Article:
The UN Security Council has agreed to extend a cross-border aid operation into Syria from Turkey that ensures UN aid access to millions of Syrians for 12 months.
The council reached the agreement to extend activity at the only border crossing through which humanitarian aid reaches the rebel-held region of northwest Syria after Russia agreed to a compromise in last-minute talks with the United States.
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“Parents can sleep tonight knowing that for the next 12 months their children will be fed. The humanitarian agreement we’ve reached here will literally save lives,” said US Ambassador to the United Nations Linda Thomas-Greenfield on Friday.
The council mandate for the long-running aid operation was due to expire on Saturday. After not engaging in weeks of discussion on a resolution drafted by Ireland and Norway, Syrian ally Russia on Thursday proposed a six-month renewal.
Following negotiations between Thomas-Greenfield and Russian UN Ambassador Vassily Nebenzia on Friday morning, the 15-member council unanimously adopted a compromise resolution that asks for a UN report on Syria aid access in six months, but that diplomats said does not require another vote in January to again extend the cross-border operation.
US President Joe Biden spoke with Russian President Vladimir Putin and “the leaders commended the joint work of their respective teams,” a White House statement read.
Separately Nebenzia described the vote on the resolution, presented by both the United States and Russia, as a “historical moment”.
“For the first time, Russia and the United States not only managed to reach an agreement but they also presented a joint text supported by all the council members,” he said.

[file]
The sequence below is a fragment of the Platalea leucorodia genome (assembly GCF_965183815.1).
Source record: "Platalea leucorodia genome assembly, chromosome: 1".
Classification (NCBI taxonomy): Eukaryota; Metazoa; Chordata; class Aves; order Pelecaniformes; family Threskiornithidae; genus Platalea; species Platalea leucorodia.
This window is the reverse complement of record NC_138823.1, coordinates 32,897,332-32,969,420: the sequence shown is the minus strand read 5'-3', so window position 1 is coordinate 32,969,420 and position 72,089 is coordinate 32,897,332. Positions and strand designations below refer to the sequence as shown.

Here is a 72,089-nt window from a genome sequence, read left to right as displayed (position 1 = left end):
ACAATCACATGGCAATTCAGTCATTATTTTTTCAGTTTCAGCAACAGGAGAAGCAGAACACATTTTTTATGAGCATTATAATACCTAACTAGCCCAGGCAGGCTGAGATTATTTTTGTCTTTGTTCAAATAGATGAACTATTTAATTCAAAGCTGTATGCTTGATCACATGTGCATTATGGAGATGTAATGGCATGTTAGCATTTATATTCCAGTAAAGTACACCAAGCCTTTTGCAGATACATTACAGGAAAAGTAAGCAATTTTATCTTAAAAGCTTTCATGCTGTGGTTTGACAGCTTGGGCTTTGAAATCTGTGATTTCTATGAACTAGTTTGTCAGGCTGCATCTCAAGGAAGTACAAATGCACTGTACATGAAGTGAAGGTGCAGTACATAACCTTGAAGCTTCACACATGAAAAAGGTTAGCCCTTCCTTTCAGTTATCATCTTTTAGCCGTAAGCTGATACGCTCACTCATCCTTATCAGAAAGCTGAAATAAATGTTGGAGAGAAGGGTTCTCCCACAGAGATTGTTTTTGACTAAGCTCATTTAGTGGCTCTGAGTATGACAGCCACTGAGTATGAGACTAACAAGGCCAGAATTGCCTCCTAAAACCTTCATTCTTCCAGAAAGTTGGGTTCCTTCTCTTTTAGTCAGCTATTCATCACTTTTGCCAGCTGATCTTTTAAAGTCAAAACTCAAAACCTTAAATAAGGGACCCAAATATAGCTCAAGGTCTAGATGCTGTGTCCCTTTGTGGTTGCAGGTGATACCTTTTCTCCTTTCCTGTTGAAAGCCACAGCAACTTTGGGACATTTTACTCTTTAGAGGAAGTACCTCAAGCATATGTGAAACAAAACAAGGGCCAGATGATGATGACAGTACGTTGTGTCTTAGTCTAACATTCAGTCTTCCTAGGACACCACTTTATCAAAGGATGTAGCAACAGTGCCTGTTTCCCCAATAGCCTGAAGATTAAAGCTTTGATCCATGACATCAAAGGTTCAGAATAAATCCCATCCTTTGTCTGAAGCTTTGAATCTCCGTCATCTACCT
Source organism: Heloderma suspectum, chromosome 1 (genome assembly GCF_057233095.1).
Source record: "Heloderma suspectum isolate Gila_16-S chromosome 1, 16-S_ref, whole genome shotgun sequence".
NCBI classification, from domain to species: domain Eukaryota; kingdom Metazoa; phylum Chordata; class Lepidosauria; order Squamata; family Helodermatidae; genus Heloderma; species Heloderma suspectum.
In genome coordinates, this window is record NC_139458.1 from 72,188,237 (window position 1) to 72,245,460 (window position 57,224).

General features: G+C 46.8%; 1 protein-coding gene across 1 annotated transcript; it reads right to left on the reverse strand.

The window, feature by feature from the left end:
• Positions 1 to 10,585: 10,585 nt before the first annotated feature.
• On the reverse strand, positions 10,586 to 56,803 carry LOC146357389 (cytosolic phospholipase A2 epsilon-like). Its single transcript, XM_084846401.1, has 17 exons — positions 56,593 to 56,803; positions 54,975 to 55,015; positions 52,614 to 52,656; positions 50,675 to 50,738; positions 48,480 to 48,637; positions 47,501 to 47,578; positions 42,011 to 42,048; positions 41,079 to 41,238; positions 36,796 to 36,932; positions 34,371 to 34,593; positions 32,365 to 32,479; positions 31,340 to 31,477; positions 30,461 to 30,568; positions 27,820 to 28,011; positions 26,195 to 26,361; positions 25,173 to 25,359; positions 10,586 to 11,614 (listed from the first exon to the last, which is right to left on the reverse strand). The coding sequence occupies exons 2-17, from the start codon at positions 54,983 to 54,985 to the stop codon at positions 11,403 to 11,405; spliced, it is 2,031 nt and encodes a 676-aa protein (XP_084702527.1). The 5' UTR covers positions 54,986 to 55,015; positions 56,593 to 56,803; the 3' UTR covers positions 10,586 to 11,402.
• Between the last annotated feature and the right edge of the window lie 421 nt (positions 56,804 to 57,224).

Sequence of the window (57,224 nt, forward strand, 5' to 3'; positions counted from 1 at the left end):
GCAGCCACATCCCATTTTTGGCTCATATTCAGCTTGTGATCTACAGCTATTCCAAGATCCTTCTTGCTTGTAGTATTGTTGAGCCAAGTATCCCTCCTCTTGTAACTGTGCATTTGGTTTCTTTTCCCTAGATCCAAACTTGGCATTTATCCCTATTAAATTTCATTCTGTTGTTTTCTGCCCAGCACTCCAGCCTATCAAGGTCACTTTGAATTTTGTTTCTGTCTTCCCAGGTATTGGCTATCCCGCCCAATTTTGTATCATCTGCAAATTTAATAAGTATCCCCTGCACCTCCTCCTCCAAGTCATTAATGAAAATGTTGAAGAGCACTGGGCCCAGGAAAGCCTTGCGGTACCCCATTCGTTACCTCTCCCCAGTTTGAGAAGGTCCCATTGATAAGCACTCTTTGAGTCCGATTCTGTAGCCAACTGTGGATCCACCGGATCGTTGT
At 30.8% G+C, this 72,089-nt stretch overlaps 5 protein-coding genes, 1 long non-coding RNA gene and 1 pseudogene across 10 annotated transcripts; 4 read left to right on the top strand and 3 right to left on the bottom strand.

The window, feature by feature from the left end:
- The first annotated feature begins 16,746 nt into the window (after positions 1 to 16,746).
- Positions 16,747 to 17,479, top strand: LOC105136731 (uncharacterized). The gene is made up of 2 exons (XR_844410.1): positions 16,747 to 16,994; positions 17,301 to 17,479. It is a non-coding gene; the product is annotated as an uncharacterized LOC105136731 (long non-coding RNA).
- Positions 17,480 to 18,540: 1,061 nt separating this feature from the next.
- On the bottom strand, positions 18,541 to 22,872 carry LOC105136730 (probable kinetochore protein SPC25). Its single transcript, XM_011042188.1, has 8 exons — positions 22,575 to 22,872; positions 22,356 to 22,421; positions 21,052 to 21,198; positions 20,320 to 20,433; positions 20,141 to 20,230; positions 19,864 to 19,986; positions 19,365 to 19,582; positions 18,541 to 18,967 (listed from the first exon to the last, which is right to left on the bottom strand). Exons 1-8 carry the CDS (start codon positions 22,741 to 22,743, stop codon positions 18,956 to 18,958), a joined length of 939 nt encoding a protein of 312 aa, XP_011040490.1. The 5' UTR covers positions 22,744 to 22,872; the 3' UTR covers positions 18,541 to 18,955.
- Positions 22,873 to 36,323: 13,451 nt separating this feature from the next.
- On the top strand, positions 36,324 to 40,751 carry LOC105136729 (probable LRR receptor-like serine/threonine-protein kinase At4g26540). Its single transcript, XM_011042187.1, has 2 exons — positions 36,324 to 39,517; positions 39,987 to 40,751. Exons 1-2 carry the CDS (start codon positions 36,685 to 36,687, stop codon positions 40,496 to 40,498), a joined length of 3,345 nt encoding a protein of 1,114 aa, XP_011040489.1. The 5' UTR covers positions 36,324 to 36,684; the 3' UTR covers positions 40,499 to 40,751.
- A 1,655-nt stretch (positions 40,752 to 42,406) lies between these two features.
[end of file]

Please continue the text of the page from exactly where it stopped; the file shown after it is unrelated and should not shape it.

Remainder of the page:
“We hope this scenario represents a turning point that will benefit not just Syria but the entire Middle East region and the world.”
‘Something to build on’
Norway’s foreign ministere Ine Marie Eriksen Soreide said she was “very pleased” with the resolution.
“We think this is an extremely important resolution. It’s the lifeline of 3.4 million people who have no other way of reaching with basic humanitarian aid,” Soreide told Al Jazeera.
“This is really a milestone because this is the first resolution on Syria in almost five years that was adopted unanimously, and that I think is something to build on for also the political solutions that must come in Syria,” she added.
Al Jazeera’s Resul Serdar, reporting from the Bab al-Hawa crossing at the Turkey-Syria border, said that despite this being a positive achievement the resolution does not represent a long-term solution.
“One-third of the population in this tiny place [northwest Syria] depends on the UN aid distributions, and yesterday we were at the refugee camps and [we] could see that the situation was so dire, children, women with very limited access to water, food, electricity and medical care,” Serdar said.
“In addition to that, there are continuous attacks from Russians and the regime forces over these populated areas … In that sense, the 12 months extension of the UN cross-border aid mechanism is definitely going to provide relief to the local health care workers and patients, but it’s far for being a permanent solution to the health care crisis and the humanitarian crisis in this war-torn region,” he added.
Biden had raised the importance of the cross-border aid operation with Putin in June. The Biden administration warned at the time that any future cooperation with Russia over Syria would be at risk if the cross-border aid deliveries were shut down.
UN Secretary-General Antonio Guterres appealed to the Security Council to renew the cross-border aid operation for another year, warning that a failure to do so would be devastating for millions of people.
The council first authorised a cross-border aid operation into Syria in 2014 at four points. Last year, it whittled that down to one point from Turkey into a rebel-held area in Syria due to Russian and Chinese opposition over renewing all four.
Russia has said the aid operation is outdated and violates Syria’s sovereignty and territorial integrity. In a swipe at the US and others, Russia and China have also blamed unilateral sanctions for some of Syria’s plight.